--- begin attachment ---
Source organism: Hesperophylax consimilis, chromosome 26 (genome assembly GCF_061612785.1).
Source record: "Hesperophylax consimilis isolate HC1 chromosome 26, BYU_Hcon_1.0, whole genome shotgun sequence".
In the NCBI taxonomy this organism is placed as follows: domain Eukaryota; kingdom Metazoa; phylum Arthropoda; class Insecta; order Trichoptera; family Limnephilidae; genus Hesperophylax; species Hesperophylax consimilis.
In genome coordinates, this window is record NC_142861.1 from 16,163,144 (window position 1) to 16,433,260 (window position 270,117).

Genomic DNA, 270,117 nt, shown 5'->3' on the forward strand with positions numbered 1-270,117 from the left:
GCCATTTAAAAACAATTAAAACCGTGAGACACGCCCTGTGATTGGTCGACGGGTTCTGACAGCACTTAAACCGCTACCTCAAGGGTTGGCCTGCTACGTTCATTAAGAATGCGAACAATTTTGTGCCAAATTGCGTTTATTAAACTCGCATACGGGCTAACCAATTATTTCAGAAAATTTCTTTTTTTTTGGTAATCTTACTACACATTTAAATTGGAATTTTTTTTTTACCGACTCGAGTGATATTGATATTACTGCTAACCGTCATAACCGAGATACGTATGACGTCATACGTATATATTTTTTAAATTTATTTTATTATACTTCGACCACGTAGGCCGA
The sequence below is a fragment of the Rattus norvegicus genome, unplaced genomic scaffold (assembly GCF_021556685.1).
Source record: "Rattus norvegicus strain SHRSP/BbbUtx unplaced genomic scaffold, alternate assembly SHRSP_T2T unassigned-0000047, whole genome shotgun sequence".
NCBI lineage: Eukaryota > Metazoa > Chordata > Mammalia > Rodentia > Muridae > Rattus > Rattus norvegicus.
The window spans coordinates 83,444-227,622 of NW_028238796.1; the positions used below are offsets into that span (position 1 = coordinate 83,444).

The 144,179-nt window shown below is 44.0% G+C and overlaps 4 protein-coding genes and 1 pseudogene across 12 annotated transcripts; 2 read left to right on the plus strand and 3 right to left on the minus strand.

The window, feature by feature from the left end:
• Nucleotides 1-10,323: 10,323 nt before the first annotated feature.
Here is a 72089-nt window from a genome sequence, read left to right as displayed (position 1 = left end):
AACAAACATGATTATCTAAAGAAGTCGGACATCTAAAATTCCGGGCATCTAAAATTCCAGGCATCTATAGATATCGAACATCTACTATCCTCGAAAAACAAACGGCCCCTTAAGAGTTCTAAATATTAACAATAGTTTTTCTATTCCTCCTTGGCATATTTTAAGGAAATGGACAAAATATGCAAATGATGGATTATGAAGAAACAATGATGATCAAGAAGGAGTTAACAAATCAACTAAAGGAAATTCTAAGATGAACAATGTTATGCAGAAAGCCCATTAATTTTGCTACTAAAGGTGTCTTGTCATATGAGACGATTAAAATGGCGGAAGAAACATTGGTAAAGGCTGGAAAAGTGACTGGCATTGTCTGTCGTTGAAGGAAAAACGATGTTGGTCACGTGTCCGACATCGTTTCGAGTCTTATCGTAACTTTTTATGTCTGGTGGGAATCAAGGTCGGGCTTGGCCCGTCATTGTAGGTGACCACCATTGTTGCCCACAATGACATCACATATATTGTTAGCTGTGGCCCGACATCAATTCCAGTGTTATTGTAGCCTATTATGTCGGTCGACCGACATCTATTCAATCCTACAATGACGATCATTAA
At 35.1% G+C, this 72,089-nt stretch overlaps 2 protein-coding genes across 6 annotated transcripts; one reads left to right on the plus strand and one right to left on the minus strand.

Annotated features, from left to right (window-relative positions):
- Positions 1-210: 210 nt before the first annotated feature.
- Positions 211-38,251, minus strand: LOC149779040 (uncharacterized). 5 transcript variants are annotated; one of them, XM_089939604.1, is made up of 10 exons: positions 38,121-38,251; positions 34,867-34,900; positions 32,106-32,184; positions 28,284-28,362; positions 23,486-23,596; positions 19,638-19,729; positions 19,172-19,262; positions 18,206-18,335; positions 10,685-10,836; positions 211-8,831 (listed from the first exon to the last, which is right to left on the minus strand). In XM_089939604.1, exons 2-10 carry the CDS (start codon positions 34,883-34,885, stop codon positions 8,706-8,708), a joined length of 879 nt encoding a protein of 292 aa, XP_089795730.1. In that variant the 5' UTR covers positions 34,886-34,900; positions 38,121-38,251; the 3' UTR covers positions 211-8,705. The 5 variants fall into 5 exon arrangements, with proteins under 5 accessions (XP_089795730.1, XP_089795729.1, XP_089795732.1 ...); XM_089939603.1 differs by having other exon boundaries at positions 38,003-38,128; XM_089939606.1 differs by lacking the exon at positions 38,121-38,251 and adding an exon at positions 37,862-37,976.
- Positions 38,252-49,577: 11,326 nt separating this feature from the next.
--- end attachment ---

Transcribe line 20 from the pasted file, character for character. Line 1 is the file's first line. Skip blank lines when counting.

- Positions 38,252-49,577: 11,326 nt separating this feature from the next.